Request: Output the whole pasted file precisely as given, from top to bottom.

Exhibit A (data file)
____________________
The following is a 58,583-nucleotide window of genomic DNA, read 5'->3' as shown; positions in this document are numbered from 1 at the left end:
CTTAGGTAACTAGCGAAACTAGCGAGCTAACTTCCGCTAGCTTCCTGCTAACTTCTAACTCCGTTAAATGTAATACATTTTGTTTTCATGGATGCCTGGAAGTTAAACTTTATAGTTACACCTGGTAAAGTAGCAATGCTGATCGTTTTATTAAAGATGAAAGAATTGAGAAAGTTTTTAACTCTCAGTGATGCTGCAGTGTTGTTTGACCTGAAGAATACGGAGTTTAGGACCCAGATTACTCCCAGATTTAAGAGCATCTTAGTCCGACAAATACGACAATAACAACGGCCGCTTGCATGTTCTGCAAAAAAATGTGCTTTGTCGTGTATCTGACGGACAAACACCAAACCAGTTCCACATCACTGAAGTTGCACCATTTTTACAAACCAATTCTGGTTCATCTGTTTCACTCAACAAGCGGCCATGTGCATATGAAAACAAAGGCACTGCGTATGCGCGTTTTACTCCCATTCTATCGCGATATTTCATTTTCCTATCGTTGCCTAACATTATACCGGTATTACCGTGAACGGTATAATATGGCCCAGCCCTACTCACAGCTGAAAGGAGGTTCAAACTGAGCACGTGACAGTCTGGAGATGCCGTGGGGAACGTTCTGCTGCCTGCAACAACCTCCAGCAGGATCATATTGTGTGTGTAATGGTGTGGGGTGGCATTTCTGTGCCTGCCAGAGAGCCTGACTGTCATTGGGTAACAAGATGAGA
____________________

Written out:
The following is a 58,583-nucleotide window of genomic DNA, read 5'->3' as shown; positions in this document are numbered from 1 at the left end:
CTTAGGTAACTAGCGAAACTAGCGAGCTAACTTCCGCTAGCTTCCTGCTAACTTCTAACTCCGTTAAATGTAATACATTTTGTTTTCATGGATGCCTGGAAGTTAAACTTTATAGTTACACCTGGTAAAGTAGCAATGCTGATCGTTTTATTAAAGATGAAAGAATTGAGAAAGTTTTTAACTCTCAGTGATGCTGCAGTGTTGTTTGACCTGAAGAATACGGAGTTTAGGACCCAGATTACTCCCAGATTTAAGAGCATCTTAGTCCGACAAATACGACAATAACAACGGCCGCTTGCATGTTCTGCAAAAAAATGTGCTTTGTCGTGTATCTGACGGACAAACACCAAACCAGTTCCACATCACTGAAGTTGCACCATTTTTACAAACCAATTCTGGTTCATCTGTTTCACTCAACAAGCGGCCATGTGCATATGAAAACAAAGGCACTGCGTATGCGCGTTTTACTCCCATTCTATCGCGATATTTCATTTTCCTATCGTTGCCTAACATTATACCGGTATTACCGTGAACGGTATAATATGGCCCAGCCCTACTCACAGCTGAAAGGAGGTTCAAACTGAGCACGTGACAGTCTGGAGATGCCGTGGGGAACGTTCTGCTGCCTGCAACAACCTCCAGCAGGATCATATTGTGTGTGTAATGGTGTGGGGTGGCATTTCTGTGCCTGCCAGAGAGCCTGACTGTCATTGGGTAACAAGATGAGA